Blog - Title

May, 2007

  • Viridian features update; beta planned for Longhorn RTM

    We’ve made good progress with Windows Server virtualization: we’re taking customer nominations for the technology adoption program (TAP); we have interop agreements with both XenSource and Novell; partners have provided productive input on the platform APIs; VHD image format available via the Open Specification Promise; a beta version will be available with the RTM version of Windows Server “Longhorn.” I believe Windows Server virtualization will be appealing for the core virtualization scenarios, from the mid-market and large organizations to the enterprise. Especially for mid-market customers, they have the greatest need for a virtualization solution that is reliable, offers integrated management tools, has world class technical support, and allows employees and partners to leverage their existing skill sets. But with all this progress comes the occasional tradeoff. So we are making the following changes, and postponing these features to a future release of Windows Server virtualization: No Live migration; No hot-add resources; Support limit of 16 cores/logical processors. I wanted to share this information this week with partners and customers so that no one is surprised at WinHEC when we demo all the other innovations in Windows Server virtualization.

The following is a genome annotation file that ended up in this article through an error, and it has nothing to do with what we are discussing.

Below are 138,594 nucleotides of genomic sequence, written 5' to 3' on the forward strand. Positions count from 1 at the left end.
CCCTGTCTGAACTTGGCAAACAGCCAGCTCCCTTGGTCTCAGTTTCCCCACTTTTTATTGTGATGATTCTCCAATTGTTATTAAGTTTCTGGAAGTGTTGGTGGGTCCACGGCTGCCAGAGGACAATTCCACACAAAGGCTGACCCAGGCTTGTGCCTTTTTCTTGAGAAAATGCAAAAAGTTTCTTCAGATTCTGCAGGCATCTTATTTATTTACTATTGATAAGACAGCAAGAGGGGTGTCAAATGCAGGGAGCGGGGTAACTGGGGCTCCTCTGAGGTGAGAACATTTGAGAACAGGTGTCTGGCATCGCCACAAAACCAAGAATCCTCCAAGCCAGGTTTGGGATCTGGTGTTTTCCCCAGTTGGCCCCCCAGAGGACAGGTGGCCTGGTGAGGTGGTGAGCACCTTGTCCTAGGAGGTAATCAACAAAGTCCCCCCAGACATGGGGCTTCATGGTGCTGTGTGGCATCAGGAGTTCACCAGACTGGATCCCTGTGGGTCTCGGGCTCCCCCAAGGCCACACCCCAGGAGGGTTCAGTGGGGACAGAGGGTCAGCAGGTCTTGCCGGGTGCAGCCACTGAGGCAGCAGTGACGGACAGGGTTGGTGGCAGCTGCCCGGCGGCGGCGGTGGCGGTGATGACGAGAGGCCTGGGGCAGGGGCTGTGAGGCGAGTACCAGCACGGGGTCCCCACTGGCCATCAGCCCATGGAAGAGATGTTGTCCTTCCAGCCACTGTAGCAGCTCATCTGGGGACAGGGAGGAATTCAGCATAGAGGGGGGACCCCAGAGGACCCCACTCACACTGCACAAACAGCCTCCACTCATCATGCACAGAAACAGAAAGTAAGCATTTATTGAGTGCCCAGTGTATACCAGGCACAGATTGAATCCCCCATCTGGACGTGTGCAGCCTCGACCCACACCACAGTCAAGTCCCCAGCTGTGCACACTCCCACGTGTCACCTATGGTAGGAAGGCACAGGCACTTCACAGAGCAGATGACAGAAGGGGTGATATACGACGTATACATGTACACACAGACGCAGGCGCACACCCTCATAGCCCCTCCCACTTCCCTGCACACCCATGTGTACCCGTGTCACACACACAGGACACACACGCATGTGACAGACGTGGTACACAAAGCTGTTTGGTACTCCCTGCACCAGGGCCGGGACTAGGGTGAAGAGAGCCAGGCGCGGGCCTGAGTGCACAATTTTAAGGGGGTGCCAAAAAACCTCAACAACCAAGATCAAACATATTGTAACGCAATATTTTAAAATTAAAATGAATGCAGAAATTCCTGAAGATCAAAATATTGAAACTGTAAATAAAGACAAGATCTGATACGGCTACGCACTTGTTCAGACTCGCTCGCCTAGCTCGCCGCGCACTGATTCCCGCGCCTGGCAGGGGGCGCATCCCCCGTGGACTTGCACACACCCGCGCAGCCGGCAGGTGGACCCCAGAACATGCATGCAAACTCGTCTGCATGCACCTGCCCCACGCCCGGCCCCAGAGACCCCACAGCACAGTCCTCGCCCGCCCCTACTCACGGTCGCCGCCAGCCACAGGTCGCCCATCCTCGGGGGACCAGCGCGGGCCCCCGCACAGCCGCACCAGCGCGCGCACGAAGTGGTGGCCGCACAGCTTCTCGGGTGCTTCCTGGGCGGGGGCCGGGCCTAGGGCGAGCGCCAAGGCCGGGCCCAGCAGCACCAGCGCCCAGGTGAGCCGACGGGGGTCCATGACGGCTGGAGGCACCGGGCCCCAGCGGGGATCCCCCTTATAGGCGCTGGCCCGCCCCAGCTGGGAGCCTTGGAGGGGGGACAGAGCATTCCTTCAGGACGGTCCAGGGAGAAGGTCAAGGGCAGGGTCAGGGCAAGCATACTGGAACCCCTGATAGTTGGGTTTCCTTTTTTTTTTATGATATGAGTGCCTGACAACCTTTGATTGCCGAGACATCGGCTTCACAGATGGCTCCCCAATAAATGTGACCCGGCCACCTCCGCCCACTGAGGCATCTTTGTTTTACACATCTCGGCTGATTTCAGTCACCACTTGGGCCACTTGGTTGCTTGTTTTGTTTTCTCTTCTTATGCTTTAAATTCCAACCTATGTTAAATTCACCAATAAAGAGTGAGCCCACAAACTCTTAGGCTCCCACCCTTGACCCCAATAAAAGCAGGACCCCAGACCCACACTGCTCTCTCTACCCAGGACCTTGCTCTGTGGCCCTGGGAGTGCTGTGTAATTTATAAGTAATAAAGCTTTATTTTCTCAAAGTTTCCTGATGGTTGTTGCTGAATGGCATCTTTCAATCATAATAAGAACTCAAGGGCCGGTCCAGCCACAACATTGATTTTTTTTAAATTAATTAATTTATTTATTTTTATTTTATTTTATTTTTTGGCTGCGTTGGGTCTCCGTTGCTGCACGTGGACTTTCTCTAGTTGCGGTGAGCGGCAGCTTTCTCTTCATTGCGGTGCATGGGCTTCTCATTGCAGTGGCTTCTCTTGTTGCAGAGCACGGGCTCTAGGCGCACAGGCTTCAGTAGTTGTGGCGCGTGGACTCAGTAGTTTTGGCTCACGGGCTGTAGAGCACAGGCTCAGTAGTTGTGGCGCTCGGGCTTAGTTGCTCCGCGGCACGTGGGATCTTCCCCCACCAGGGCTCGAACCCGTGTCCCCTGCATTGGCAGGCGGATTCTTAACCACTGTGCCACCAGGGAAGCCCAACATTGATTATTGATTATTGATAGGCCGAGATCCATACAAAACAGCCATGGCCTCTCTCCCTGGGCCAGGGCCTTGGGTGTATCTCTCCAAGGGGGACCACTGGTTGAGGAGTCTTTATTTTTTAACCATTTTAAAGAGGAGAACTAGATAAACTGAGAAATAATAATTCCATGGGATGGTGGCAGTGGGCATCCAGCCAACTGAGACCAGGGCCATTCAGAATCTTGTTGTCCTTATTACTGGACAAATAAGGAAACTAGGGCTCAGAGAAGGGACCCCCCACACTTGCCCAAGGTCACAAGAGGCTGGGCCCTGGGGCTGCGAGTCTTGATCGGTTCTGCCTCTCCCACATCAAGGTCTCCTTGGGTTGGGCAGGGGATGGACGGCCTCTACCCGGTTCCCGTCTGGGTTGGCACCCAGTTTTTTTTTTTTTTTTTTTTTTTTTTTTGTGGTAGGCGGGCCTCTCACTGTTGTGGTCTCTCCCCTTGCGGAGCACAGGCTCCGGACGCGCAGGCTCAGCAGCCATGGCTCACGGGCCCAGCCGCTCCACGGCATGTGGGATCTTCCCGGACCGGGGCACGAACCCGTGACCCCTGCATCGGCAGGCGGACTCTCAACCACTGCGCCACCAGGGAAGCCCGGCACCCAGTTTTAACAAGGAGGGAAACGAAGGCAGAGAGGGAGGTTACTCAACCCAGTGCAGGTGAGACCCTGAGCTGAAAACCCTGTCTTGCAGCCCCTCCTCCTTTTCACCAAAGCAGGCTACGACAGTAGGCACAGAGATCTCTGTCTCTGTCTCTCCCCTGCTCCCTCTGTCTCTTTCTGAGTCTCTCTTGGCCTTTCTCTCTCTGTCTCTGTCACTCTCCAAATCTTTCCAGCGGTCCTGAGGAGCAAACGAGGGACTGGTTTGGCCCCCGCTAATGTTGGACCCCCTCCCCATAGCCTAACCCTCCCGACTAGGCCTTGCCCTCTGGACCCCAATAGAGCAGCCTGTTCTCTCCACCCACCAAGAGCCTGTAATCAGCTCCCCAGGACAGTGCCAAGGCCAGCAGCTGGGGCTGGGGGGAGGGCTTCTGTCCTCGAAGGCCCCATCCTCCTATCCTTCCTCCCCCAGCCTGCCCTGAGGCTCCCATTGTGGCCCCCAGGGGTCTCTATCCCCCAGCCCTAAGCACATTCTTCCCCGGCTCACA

• WinHEC 2007: 64bit server OS

    At some point along the way, you've probably been given this advice about public speaking: (1) tell them what you're going to say; (2) tell them; and (3) tell them what you've said. I've always found that to be good guidance, yet so easy to overlook or disgard because there's so much we want to communicate. Similarly, in November 2005, we told customers and partners about the Windows Server roadmap and the transition to 64-bit. In short, Windows Server 2008 will be the last 32-bit server OS from Microsoft. So this week's WinHEC served as a time to remind customers and partners what we're going to do. Bill Laing showed a roadmap of server products that are already 64-bit only, such as Exchange 2007, Windows CCS, Windows Server virtualization, others, and approximate timeframe for other server products. Unfortunately, Joe Wilcox and a few others got it wrong and heard that Windows Server 2008 would be the last 32-bit OS from Microsoft ... server and client. Cue Bob Harris pitching Suntory whiskey in "Lost in Translation." While the server team is bullish on 64-bit, the embedded and desktop world isn't near ready for x64 only. So the Vista team cleared up reporter's confusion today.
  • Windows Server 2008, the storage story

    With the “official” name of the next Windows server release announced last week at WinHEC (Windows Server 2008….shocker!) and with availability of Beta 3, I figured this was a good time to discuss some of the features as they relate to the storage workload...